Laser Scanning in Action: Uses and Applications

Posted on: 17 January 2018

In the past, laser scanning techniques for construction were thought of as distant technologies without any real applications. However, laser scanning has rapidly evolved into a useful and applicable tool for promoting the efficiency of construction projects. Laser scanning is a technology that harnesses a system of hardware and software applications to create 2D and 3D images. These images can be applied to the construction of multiple structures.

Laser scanning is mainly used as a planning and quality checking tool after a structure has been designed on a specific site. The floors, walls, and verticality of a building can be measured via laser scanning technology.

Here are some important applications of laser scanning technology.

Creating 2D construction drawings

In cases where renovations or repairs have to be carried out on an existing structure, there could be inaccurate or insufficient information/documentation available from the previous structure. This would typically make it challenging for accurate repairs to be carried out due to the lack of design information available.

Laser scanning makes it possible for such projects to proceed effectively. Construction drawings can be created through what is referred to as "slicing the point in cloud". This is the recreation of the original model via a combination of laser scanning and 3D model generation using the existing structure. A model is generated and used to guide repair and renovation activities.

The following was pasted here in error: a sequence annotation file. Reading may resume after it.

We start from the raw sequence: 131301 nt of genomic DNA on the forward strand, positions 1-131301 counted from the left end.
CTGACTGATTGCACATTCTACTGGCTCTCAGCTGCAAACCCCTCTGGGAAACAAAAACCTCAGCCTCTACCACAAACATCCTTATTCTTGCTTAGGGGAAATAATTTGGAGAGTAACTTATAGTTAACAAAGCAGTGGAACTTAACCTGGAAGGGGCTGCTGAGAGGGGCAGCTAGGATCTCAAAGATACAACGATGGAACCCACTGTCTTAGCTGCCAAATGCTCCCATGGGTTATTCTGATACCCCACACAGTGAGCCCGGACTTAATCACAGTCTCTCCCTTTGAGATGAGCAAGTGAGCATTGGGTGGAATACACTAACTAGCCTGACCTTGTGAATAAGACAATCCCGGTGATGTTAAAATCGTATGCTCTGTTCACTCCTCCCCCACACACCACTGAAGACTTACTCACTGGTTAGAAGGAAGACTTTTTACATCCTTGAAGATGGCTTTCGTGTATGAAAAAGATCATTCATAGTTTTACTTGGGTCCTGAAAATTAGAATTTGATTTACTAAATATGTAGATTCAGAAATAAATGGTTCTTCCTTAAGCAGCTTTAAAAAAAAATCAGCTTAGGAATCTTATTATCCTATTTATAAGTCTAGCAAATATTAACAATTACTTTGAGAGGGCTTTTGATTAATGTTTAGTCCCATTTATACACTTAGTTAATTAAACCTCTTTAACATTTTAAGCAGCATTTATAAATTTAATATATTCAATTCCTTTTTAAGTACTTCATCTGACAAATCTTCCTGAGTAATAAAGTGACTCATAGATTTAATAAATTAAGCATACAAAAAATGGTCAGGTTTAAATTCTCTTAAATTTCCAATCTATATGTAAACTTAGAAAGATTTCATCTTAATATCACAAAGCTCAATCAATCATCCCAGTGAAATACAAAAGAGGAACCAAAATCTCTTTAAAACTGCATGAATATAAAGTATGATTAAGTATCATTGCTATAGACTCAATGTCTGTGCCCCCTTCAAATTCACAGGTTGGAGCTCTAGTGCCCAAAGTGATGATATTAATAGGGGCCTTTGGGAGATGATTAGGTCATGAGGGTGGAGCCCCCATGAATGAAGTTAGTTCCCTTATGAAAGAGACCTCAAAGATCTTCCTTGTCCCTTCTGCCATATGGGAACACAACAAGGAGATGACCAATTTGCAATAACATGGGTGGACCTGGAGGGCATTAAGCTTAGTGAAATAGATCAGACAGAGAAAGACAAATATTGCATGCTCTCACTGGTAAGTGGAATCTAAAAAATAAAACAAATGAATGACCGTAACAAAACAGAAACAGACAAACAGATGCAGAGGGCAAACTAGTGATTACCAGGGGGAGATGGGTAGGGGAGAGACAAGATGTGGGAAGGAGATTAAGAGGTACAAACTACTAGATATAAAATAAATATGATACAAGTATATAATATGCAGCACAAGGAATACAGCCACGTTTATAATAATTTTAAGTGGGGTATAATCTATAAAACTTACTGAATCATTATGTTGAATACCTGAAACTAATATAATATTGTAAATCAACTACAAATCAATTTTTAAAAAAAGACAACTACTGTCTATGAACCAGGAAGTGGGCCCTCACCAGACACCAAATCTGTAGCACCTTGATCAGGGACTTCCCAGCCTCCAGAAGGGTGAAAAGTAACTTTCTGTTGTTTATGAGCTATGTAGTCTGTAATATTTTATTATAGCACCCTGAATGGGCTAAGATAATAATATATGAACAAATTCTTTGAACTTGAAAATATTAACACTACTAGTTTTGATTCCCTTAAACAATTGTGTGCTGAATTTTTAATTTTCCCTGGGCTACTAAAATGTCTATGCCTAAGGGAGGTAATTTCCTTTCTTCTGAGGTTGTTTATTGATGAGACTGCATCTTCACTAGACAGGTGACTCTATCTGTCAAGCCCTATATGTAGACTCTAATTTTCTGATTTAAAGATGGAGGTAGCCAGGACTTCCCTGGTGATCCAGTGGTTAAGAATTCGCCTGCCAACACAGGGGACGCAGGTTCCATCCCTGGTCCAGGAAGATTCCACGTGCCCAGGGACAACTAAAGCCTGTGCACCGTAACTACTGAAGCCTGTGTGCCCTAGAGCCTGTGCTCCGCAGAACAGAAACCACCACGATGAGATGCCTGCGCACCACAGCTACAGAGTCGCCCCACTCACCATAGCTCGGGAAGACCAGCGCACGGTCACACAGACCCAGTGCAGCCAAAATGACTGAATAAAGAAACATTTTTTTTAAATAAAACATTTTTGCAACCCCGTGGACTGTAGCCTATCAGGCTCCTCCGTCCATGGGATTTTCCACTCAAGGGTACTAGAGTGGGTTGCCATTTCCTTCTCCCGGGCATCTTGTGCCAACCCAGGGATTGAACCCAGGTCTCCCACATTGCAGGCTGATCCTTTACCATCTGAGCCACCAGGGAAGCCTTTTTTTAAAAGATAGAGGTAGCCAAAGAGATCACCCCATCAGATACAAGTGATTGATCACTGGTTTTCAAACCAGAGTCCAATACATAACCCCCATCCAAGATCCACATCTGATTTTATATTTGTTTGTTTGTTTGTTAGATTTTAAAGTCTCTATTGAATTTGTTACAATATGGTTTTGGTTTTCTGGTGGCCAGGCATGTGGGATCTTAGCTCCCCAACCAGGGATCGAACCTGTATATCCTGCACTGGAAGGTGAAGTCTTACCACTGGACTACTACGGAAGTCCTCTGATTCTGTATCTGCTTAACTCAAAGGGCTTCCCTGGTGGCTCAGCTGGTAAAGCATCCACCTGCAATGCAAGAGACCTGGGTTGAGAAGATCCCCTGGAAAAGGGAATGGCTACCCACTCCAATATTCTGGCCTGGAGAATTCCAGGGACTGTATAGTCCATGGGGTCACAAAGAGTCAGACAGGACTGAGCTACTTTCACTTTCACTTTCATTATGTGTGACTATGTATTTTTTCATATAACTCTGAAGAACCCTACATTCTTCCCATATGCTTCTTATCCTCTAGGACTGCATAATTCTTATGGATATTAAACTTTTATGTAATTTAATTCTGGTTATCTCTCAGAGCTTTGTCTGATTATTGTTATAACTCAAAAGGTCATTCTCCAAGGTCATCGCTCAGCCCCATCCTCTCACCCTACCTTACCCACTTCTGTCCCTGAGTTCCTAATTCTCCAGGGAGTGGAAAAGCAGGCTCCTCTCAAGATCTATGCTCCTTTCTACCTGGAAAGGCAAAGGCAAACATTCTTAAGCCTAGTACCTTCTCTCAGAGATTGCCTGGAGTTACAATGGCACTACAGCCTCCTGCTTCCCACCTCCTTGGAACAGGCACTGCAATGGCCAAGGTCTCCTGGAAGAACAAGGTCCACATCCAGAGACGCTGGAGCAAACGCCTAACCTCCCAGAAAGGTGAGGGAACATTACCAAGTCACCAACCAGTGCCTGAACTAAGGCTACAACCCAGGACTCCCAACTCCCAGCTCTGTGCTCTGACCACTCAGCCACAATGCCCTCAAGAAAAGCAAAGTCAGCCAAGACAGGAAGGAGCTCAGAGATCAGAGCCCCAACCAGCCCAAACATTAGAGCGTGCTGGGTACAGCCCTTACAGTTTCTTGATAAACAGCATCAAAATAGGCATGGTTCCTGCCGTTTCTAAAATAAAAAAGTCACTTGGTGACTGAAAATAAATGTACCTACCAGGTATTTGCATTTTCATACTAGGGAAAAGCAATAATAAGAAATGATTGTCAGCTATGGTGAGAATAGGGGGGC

Creating 3D models of structures

Laser scanning makes it possible for entire 3D models of structures to be generated on software applications. This is useful in many different ways. First, specific elements of a structure (such as a steel beam, a pipe, a staircase, etc.) can be isolated and tweaked appropriately. If these particular elements need special consideration, their design can be optimized within the software in preparation for actual construction.

Secondly, entire building models can be prepared before the actual work on the ground begins. This is a useful option for planning purposes, where a structure can be viewed and checked for suitability on a particular location.

Measuring floor flatness and level

For warehouses and distribution centers, the racks and shelving components need to be perfectly flat. The naked eye is normally prone to error and may provide a misguided vision of flat flooring. This may, in turn, interfere with robotic picking systems and other automated features that are programmed in accordance with a 3-dimensional space. If the shelving is not level, the system may be prone to many errors.

Laser scanning provides a detailed view of the peaks and valleys within these structures that may affect a perfectly level surface. You can, therefore, view and adjust the shelving as necessary.